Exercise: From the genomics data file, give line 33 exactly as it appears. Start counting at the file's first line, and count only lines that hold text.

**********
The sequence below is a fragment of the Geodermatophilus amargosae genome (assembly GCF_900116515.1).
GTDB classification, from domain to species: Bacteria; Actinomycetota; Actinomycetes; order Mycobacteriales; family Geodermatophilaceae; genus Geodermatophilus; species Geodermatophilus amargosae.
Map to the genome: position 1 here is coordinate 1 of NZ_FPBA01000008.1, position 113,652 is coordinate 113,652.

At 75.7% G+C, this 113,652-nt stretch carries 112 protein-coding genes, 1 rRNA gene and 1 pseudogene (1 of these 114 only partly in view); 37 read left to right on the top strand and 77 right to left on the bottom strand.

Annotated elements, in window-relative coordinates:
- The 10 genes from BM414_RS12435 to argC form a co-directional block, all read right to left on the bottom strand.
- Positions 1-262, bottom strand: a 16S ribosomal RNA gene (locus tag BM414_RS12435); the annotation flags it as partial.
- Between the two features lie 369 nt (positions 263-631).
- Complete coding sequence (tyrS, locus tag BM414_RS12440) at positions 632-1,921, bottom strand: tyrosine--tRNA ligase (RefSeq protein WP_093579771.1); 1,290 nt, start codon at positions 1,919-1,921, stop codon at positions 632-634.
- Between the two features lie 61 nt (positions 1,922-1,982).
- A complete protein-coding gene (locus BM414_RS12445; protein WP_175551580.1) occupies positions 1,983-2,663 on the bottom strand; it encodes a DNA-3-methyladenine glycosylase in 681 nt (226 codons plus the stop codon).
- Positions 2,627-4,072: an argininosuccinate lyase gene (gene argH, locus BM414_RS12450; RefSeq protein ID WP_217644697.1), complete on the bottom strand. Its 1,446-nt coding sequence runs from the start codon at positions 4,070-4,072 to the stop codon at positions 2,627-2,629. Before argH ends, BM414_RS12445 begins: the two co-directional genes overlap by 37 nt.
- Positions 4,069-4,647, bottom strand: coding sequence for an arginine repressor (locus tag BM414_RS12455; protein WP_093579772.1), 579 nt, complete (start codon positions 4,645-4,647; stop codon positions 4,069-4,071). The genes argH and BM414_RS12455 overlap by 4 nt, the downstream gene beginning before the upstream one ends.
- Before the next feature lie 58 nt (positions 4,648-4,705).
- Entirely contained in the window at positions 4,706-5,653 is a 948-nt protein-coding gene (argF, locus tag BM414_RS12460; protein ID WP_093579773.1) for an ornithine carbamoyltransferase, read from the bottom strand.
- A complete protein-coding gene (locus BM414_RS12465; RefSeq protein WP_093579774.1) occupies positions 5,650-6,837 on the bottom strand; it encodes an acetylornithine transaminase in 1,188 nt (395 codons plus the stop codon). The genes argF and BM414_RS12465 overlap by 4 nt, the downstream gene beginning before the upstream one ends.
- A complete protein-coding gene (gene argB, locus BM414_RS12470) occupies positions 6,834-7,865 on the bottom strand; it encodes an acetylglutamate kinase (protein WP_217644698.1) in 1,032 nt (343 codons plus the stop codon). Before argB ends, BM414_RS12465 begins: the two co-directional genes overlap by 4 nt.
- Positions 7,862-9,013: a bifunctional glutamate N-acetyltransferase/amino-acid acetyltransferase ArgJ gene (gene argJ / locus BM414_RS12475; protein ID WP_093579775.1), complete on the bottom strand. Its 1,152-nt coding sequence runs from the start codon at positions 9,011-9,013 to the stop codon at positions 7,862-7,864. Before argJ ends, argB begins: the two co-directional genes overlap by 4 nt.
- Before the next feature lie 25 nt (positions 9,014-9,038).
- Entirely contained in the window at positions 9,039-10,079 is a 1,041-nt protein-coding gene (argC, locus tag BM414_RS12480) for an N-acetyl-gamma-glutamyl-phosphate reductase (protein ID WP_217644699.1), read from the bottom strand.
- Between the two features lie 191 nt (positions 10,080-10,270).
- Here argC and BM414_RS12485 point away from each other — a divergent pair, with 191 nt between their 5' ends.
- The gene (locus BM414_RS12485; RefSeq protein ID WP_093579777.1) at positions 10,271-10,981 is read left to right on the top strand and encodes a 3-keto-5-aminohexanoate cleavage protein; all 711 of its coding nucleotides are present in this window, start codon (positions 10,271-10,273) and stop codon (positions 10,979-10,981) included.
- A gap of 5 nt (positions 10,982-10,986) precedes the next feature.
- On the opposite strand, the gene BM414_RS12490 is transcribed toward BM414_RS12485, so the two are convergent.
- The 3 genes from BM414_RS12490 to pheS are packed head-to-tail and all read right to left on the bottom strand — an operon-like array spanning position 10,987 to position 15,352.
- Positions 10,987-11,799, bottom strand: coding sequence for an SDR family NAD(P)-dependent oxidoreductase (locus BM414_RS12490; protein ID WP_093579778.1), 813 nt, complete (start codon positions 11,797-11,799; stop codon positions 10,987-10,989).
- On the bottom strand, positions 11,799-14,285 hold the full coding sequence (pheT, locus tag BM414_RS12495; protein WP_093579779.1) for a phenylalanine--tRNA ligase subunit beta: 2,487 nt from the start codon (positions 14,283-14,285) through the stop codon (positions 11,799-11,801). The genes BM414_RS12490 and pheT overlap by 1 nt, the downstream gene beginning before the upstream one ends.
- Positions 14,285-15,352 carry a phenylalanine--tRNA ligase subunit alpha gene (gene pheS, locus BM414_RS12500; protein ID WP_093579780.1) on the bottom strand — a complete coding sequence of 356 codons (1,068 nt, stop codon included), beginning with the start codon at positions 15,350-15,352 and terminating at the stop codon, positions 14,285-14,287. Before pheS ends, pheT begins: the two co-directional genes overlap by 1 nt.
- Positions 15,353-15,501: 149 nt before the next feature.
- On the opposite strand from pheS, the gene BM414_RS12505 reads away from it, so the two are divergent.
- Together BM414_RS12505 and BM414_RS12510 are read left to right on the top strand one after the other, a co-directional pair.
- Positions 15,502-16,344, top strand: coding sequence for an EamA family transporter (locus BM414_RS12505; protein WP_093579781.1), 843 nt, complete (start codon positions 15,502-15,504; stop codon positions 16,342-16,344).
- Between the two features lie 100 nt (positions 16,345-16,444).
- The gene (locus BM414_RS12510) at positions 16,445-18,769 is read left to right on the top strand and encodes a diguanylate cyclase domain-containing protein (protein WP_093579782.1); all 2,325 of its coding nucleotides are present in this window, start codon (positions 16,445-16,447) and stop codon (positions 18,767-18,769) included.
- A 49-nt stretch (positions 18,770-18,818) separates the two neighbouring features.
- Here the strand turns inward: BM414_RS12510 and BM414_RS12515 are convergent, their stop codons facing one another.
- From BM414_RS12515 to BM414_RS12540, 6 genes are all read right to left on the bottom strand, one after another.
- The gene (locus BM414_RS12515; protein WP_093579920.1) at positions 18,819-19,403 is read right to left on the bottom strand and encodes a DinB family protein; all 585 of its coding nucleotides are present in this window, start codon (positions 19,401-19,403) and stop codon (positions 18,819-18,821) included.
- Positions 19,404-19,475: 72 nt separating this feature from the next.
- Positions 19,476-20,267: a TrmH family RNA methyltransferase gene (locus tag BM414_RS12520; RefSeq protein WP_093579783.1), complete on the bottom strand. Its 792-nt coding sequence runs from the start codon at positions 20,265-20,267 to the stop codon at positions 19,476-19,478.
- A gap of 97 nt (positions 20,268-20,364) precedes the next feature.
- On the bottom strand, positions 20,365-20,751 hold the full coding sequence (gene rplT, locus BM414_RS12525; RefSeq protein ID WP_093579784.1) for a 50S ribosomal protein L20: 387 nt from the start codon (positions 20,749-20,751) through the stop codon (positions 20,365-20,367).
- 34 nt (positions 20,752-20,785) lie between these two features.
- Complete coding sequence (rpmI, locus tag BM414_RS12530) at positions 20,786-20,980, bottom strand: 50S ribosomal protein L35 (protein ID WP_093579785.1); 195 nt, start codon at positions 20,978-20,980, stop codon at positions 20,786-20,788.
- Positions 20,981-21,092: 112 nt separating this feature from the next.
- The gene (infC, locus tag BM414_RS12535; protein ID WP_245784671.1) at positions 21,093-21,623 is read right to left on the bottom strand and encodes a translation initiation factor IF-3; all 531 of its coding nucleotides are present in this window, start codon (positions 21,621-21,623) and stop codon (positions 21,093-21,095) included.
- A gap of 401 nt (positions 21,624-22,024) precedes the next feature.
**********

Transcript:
- Positions 15,502-16,344, top strand: coding sequence for an EamA family transporter (locus BM414_RS12505; protein WP_093579781.1), 843 nt, complete (start codon positions 15,502-15,504; stop codon positions 16,342-16,344).